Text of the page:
Last weekend, I attended my second conference with Willamette Writers. As usual, I put on my ‘what the hell am I doing here?’ attitude, but when I stepped inside those Sheraton lobby doors and looked at all the other faces embarking on the same crazy journey as I was, I actually felt a little at home. At least I wasn’t a virgin.
Because conferences open unexpected doors, force you to talk about your book and projects, meet some great writers, and provide a good reference as to where you stand among other writers, I highly recommend that you go to one at least once every three years. Some of my highlights are listed below.
– eMedia Panel, with Jane Friedman, Ron Gompertz (who actually sat by me in a previous class – I had no idea who he was – and made innocent fun of my novel, bless him), Suzy Vitello, Peter Bowerman, and Julie Fast.
* e-formats are a must, and are often 10 to 1 in print sales.
* iPad is the next big thing for book applications
* Get yourself involved in the eMedia as much as possible, (Twitter, Blogging, video, podcast, etc.)
– Blogging 101, with Jane Friedman
* Less is more (unless you’re highlighting a conference)
* Always be professional, always
* Edit, edit, edit
* Involve your readers with questions and valuable content (like this)
* Use SEO (search engine optimization) by using appropriate tags and good post headings
* Use good post headings
* Be yourself (but keep your cute cat pictures to yourself)
– Mythic Power from Your Life, with Eric Witchey (he is a must see if ever in your area)
* Think of the bigger picture in your book, what the key symbols are, what solid, eye-catching icons you can incorporate into your story, and how you can strengthen this for theme and meaning
* “myth makes sense of life when life doesn’t” – that is the story
* “find the emotion in your character and then relate that to universal needs” for drive and conflict
– I Hate Torture Porn, with producer Richard Jefferies (way cool class on screen-writing for horror movies)
* Cross-examination of different types of horror, from The New Place (Amityville), to The Unknown (The Thing), Isolation (Dead Calm), Pure Evil (Exorcist), Body Violation (Silence of the Lambs), etc. Knowing what brand of horror you are working with gives you the big picture and makes for better plotting and characterization.
* Contrast elements (churches are known to be safe havens, which makes a great place for horror)
* Do not censor your ideas, because what really scares people are the things they avoid and censor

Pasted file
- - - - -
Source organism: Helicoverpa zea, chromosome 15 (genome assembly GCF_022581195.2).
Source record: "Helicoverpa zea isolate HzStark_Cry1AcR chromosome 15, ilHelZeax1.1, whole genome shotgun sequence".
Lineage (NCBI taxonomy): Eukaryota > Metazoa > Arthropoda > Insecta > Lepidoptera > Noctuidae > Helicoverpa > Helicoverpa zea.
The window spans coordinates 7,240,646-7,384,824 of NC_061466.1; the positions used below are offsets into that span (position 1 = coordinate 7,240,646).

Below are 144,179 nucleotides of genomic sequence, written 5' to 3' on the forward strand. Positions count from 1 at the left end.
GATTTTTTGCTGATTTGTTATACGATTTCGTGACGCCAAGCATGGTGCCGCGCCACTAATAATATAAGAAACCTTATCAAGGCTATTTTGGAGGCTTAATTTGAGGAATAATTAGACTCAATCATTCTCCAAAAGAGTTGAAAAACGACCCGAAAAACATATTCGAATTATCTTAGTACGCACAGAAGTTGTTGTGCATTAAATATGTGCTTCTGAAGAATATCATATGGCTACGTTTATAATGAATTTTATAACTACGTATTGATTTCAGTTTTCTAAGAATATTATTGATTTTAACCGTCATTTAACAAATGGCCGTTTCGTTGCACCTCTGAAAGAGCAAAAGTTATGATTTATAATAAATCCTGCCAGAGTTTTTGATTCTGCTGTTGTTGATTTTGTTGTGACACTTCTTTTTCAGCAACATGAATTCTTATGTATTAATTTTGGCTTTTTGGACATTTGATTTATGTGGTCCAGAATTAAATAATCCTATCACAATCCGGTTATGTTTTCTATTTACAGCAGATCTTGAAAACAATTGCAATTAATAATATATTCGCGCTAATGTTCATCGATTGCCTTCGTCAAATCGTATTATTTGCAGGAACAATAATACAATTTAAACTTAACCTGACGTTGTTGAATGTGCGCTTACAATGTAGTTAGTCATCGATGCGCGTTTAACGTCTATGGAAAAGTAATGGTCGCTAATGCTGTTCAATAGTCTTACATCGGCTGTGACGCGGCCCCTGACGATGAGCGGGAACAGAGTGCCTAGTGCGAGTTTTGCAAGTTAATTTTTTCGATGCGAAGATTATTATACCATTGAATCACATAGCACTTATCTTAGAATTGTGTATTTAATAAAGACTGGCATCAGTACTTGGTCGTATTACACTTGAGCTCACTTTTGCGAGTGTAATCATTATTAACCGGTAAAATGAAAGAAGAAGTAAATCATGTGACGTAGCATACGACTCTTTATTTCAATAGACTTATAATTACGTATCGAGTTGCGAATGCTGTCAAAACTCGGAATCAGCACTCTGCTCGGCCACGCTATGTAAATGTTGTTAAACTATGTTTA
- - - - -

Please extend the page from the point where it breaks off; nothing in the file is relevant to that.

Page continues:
– Self-editing for Scenes that Sell, with Jill Kelly (highly recommended)
* edit your pieces multiple times concentrating on only one feature each run through (only punctuation, only dialogue, etc.)
* Don’t ask your readers if they liked your book, ask them where they became bored, lost, or confused, and what they wanted more of or what they thought was missing
* Keep your subject and verbs close together in sentences
* Draft fast, edit slow
* Pay extra attention to sentence styles and punctuation that might slow the reader down
– Creating Memorable Characters with Robert Dugoni
* Characters don’t become real on the page until we give them real attributes, but focus on the smaller things that make us human, like saying the wrong thing, etc. These little characteristics allow the reader to relate, especially when your character is someone not many of us will be (politician, felon, etc.)
* Look within yourself to find character, “all characters are to a greater or lesser extent a projection of the author’s own personality.”- Block, Lawrence, Writing the Novel
* Describe your character’s physical attributes with action. Instead of ‘she had blond hair,’ say ‘she flipped her blond hair out’ (showing, not telling)
* Characterization comes through various forms: dialogue, dress, movement, insight, reactions, etc.
– Gala Awards Banquet
* Drinking wine in the small crowd of the lobby with people like Barry Lopez, Gus Van Sant, Bruce Livingston, and yes, Chuck Palahnuik! (I think Jodi MacArthur would like to kill me now.) was very cool. I stood right next to them all and pretended I was great too.
* Sitting at the table of the Student Winner of the Kay Snow Awards, Ashley Teng, with her story, A Ghost Beside My Night Stand
* Robert Dugoni’s memorable speech, “This Day We Write”
I lived to tell about it.